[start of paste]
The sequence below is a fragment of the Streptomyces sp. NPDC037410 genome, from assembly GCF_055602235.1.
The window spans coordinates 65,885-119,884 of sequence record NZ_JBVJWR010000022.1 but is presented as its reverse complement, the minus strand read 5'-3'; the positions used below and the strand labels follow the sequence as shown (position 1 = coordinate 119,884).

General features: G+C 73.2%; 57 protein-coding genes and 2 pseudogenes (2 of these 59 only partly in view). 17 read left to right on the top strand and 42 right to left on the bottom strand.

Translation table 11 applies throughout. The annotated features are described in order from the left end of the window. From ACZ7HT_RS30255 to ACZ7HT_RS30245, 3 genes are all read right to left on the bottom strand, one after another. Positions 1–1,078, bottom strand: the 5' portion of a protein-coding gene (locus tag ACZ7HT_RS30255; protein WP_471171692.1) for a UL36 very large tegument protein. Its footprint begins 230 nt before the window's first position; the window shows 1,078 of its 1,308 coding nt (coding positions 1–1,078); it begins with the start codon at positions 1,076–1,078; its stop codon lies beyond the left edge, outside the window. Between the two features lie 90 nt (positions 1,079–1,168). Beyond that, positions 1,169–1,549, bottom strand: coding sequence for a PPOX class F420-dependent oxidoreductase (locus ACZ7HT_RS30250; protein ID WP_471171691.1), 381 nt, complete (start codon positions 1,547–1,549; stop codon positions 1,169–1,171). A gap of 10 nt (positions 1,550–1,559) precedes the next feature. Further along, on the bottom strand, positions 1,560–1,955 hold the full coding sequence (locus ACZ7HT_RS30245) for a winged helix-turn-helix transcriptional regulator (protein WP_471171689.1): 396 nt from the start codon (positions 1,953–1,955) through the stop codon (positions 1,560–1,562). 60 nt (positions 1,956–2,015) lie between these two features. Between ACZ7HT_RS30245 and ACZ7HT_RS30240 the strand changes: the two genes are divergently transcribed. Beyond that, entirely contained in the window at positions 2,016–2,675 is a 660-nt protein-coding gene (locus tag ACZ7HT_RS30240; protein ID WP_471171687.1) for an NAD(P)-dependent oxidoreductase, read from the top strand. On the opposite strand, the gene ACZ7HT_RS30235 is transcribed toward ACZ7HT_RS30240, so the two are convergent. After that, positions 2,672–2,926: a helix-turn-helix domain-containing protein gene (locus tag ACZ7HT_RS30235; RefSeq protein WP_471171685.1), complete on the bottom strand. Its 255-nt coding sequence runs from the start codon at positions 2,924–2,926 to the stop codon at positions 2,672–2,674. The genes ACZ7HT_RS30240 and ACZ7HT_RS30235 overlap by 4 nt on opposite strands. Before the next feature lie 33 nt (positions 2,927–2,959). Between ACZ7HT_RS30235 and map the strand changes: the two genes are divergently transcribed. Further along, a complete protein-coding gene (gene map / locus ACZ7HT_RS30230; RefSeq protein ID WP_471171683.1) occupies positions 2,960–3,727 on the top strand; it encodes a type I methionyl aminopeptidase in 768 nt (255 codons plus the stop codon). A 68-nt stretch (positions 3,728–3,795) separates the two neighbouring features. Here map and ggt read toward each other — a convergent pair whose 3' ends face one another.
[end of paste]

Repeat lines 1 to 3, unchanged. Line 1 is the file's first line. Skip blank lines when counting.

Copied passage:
The sequence below is a fragment of the Streptomyces sp. NPDC037410 genome, from assembly GCF_055602235.1.
The window spans coordinates 65,885-119,884 of sequence record NZ_JBVJWR010000022.1 but is presented as its reverse complement, the minus strand read 5'-3'; the positions used below and the strand labels follow the sequence as shown (position 1 = coordinate 119,884).

General features: G+C 73.2%; 57 protein-coding genes and 2 pseudogenes (2 of these 59 only partly in view). 17 read left to right on the top strand and 42 right to left on the bottom strand.